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July 26, 2010 | by  | in News |
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Former Finance Minister submits

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Submissions on Sir Roger Douglas’ Education (Freedom of Association) Amendment Bill are continuing to be heard in the Education and Science select committee.

Last week, former Labour Finance Minister, and former colleague of Sir Roger, David Caygill, along with his son James, presented a submission opposed to the bill.

David Caygill said that if people want to disassociate themselves from students’ associations when undertaking tertiary study, they should not be able to do so simply for financial advantage, NZPA reported.

Sir Roger was absent from the select committee hearings, which took place last Wednesday.

David Caygill said the so-called VSM bill would reduce the ability of students’ associations to serve and represent their members—the two things they were set up to do.

The select committee was questioned as to whether there is “some larger harm that needs to be addressed that justifies the disadvantages that this bill will clearly confer on students’ associations in the future”.

“We say no, that is in fact not the case,” Caygill said.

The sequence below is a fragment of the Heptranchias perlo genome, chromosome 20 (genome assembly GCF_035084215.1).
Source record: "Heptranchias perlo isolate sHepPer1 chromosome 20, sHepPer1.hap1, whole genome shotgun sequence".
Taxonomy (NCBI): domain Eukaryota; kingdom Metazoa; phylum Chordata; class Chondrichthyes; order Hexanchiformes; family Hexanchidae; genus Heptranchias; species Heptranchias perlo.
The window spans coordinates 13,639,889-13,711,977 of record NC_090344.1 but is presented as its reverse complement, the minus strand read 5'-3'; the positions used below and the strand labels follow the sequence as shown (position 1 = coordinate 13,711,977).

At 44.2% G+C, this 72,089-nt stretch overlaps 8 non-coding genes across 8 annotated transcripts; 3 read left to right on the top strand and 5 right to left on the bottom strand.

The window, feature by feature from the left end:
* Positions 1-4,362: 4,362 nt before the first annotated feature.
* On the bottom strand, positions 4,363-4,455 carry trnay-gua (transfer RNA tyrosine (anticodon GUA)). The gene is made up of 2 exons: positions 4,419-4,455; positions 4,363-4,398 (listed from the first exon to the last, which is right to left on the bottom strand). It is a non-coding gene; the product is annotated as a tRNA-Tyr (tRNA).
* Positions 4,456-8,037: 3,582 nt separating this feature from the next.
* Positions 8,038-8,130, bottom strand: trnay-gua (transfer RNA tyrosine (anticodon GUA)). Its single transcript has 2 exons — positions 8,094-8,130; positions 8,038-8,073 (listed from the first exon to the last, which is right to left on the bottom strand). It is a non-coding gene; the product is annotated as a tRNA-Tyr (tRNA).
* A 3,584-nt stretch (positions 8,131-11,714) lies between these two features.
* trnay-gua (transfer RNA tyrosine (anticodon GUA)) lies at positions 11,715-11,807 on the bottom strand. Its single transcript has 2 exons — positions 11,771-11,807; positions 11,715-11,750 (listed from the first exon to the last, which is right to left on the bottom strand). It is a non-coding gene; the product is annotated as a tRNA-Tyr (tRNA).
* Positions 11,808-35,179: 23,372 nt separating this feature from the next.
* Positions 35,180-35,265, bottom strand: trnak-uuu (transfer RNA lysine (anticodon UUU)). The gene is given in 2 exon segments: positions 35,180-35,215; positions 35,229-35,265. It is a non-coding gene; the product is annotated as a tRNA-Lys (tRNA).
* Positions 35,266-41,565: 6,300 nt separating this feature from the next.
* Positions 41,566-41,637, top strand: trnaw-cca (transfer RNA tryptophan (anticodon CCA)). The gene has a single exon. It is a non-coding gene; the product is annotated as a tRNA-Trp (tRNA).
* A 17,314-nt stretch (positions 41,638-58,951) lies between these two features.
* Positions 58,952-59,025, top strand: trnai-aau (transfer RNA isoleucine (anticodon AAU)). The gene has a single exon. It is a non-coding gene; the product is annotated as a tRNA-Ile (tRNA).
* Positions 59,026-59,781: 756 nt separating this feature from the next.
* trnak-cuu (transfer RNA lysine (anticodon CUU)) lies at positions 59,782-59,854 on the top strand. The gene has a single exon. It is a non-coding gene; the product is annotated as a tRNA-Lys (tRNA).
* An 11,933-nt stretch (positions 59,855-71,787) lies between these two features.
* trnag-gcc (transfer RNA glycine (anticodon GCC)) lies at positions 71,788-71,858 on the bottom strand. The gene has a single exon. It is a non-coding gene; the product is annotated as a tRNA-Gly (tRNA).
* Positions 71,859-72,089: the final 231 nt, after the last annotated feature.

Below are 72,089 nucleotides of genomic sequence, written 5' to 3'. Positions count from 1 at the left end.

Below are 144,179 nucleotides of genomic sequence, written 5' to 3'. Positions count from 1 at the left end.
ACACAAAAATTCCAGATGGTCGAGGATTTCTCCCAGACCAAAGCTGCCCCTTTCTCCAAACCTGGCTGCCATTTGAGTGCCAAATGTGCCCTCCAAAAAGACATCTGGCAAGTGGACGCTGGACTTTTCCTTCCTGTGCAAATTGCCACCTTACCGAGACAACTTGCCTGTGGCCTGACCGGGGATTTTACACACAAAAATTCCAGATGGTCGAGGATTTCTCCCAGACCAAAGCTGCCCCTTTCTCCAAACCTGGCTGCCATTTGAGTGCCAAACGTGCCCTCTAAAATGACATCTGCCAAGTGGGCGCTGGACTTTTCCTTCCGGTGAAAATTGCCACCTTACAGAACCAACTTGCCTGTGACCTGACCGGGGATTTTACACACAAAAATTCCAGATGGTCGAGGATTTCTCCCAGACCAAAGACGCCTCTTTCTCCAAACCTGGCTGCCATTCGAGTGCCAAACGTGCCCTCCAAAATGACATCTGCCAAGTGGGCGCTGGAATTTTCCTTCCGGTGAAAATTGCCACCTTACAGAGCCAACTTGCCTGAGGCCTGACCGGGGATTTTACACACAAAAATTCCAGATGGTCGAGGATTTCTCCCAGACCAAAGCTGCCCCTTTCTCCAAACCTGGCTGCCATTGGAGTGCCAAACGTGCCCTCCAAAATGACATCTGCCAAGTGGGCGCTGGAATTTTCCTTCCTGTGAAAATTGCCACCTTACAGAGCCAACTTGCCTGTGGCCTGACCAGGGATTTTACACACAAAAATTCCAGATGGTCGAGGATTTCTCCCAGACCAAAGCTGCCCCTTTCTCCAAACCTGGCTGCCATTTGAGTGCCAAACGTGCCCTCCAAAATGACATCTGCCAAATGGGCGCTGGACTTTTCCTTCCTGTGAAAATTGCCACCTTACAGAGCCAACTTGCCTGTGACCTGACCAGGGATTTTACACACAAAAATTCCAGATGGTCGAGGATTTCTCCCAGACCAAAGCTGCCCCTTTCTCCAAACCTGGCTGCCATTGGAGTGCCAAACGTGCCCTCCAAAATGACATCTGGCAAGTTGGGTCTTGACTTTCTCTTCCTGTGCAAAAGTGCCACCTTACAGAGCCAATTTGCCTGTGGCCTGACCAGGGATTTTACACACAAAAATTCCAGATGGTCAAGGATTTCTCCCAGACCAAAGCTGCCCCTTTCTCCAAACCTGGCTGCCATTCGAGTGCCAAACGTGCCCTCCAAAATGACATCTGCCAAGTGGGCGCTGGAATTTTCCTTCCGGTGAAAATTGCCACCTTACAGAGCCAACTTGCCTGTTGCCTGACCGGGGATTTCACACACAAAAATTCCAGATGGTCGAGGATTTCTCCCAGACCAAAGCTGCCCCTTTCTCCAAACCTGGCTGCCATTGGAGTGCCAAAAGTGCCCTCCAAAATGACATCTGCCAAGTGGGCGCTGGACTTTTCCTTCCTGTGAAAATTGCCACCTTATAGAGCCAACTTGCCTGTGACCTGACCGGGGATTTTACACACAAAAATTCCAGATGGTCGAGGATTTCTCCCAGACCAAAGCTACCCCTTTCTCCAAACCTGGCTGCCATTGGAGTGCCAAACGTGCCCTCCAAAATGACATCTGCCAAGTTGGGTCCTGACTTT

James Caygill said that nothing in the bill appeared to enhance the ability for people to freely associate or disassociate themselves from students’ associations.

He told the committee that if it was decided that legislation needed to be strengthened to enhance the ability to conscientiously object, it needed to be clear that would not confer financial advantage.

“If conscientious objection is something parliament feels it needs to enhance, by all means enhance it. But make sure it’s a neutral enhancement.”

Labour MP Trevor Mallard said that he suspected the government had realised there were “some dangers” in the bill, and that a compromise needed to be sought.

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Editor for 2010, politics nerd, panda fan and three-time award-winning student journalist.

Comments (3)

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  1. Nick C says:

    “James Caygill said that nothing in the bill appeared to enhance the ability for people to freely associate or disassociate themselves from students’ associations.”

    Errr, other than the fact that students are no longer forced to join a students association..

  2. Rebecca says:

    talk to anyone that has tried to disassociate themselves with the Union and see how easy it is. Not very.

  3. smackdown says:

    good use of “err” there really conveyes your sense of confusion

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